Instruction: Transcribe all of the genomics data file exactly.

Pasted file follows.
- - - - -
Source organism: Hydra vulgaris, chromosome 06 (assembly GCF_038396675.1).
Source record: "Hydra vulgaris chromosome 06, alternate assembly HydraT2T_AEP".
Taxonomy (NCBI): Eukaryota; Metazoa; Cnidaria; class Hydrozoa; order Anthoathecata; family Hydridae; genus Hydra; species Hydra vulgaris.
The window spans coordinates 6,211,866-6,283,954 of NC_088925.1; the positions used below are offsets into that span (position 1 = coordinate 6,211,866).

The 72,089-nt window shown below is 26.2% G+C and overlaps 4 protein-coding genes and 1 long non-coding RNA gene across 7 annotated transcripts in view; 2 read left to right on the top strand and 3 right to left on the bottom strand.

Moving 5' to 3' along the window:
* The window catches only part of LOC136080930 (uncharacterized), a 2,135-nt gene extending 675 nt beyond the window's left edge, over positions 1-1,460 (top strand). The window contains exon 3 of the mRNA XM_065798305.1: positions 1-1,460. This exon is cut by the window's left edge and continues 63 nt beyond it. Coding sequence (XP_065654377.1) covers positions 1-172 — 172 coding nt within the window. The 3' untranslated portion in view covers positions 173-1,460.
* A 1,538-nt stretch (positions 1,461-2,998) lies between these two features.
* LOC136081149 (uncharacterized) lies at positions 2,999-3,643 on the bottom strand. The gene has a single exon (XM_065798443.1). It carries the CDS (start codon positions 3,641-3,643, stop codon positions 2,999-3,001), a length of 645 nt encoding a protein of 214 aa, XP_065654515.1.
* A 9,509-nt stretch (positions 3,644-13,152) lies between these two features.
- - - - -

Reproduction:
Source organism: Hydra vulgaris, chromosome 06 (assembly GCF_038396675.1).
Source record: "Hydra vulgaris chromosome 06, alternate assembly HydraT2T_AEP".
Taxonomy (NCBI): Eukaryota; Metazoa; Cnidaria; class Hydrozoa; order Anthoathecata; family Hydridae; genus Hydra; species Hydra vulgaris.
The window spans coordinates 6,211,866-6,283,954 of NC_088925.1; the positions used below are offsets into that span (position 1 = coordinate 6,211,866).

The 72,089-nt window shown below is 26.2% G+C and overlaps 4 protein-coding genes and 1 long non-coding RNA gene across 7 annotated transcripts in view; 2 read left to right on the top strand and 3 right to left on the bottom strand.

Moving 5' to 3' along the window:
* The window catches only part of LOC136080930 (uncharacterized), a 2,135-nt gene extending 675 nt beyond the window's left edge, over positions 1-1,460 (top strand). The window contains exon 3 of the mRNA XM_065798305.1: positions 1-1,460. This exon is cut by the window's left edge and continues 63 nt beyond it. Coding sequence (XP_065654377.1) covers positions 1-172 — 172 coding nt within the window. The 3' untranslated portion in view covers positions 173-1,460.
* A 1,538-nt stretch (positions 1,461-2,998) lies between these two features.
* LOC136081149 (uncharacterized) lies at positions 2,999-3,643 on the bottom strand. The gene has a single exon (XM_065798443.1). It carries the CDS (start codon positions 3,641-3,643, stop codon positions 2,999-3,001), a length of 645 nt encoding a protein of 214 aa, XP_065654515.1.
* A 9,509-nt stretch (positions 3,644-13,152) lies between these two features.